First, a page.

No-frills fashion. Cheap and cheerful. Call it what you will, Shimamura Co. has a money-making formula for selling clothes in Japan’s moribund economy.
Growth in operating income at the country’s second-largest clothing chain has outpaced bigger rival Uniqlo-owner, Fast Retailing Co., for the past five quarters. The reason may come down to the 63-year-old retailer’s simple approach.
Shimamura employs no fashion designers or celebrity models. Most of its 2,000 outlets are in residential neighborhoods, rather than on upscale shopping strips. Its merchandise — including 1,140 yen ($10) cardigans and 900-yen skinny pants — are mainly sourced from low-cost manufacturers overseas.
“We don’t gamble, we only go into what we are certain we can win, and do what we understand,” President Masato Nonaka, 56.
Shimamura’s net income surged 46% to 16.7 billion yen in the six months ended Ang. 20, beating its own guidance of 14.8 billion yen, the company said.
That expansion has taken Shimamura’s share of Japan’s apparel market to 4 percent, eclipsing World Co. in 2011, but still trailing Fast Retailing’s 12 percent, according to Euromonitor International.
JP Morgan Securities analyst Dairo Murata said in an interview “They are different in what they have done in the past, and what they trying to do in the future. While Uniqlo has a large portion of its sales overseas, Shimamura is mainly domestic.”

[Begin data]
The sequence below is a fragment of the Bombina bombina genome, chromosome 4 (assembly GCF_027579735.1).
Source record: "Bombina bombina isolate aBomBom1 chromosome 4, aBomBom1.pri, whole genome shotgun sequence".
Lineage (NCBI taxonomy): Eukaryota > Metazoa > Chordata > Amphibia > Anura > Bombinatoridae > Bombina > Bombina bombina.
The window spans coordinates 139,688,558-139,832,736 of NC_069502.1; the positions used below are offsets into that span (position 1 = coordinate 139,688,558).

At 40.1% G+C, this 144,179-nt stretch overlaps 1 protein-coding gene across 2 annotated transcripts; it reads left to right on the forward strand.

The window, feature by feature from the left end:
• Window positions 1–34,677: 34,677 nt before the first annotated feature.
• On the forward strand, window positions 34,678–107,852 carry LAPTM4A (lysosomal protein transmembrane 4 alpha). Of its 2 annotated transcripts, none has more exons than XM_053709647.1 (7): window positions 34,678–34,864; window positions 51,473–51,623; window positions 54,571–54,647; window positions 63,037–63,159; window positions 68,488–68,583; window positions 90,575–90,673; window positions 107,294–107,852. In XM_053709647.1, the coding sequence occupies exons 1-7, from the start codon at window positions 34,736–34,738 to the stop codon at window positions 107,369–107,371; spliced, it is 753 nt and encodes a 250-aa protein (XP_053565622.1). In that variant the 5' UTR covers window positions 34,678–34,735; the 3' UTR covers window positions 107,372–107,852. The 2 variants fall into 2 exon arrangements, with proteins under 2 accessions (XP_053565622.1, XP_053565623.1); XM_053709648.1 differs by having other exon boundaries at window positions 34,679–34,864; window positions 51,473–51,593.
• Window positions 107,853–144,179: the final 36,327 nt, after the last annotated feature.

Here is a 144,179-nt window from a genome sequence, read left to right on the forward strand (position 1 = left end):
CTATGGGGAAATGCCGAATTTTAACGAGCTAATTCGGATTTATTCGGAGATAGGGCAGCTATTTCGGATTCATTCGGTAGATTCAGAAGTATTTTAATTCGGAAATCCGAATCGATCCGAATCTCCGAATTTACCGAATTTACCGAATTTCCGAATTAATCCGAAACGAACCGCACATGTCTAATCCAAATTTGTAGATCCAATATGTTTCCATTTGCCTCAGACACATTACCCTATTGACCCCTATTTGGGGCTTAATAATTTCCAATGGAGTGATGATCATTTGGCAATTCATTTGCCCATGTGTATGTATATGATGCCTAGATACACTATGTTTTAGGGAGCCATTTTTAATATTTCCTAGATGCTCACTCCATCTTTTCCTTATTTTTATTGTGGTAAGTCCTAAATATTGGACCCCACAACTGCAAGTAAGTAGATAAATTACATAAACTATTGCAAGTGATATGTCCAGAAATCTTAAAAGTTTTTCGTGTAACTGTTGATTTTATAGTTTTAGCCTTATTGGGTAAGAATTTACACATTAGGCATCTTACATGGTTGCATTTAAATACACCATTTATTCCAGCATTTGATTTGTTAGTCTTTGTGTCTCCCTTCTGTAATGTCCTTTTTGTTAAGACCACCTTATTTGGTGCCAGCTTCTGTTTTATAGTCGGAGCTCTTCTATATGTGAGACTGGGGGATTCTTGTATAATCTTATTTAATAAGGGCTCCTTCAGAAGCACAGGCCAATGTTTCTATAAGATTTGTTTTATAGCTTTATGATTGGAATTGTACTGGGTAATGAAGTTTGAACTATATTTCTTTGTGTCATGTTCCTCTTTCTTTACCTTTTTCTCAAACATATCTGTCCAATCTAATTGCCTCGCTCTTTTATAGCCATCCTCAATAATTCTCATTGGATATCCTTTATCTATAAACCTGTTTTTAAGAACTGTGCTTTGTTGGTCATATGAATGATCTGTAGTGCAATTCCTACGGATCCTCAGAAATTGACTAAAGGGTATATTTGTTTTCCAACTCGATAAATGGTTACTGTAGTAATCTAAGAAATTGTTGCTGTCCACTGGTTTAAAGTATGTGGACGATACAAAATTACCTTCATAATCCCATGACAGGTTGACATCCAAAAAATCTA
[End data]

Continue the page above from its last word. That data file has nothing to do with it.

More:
Shimamura has no e-commerce presence and its dozen or so outlets in China have struggled since they opened over the past four years due to a lack of brand recognition.
In contrast, Uniqlo has stepped up its expansion overseas, growing to 958 international stores including 472 in mainland China as of end-August.
Also, Shimamura is looking to acquire businesses in product categories where the chain is lacking. “But we would like to avoid risk as much as we can to expand our business,” said Nonaka. His company bought retailers Tawaraya Co. and Avail Co. in 2009, according to data compiled by Bloomberg.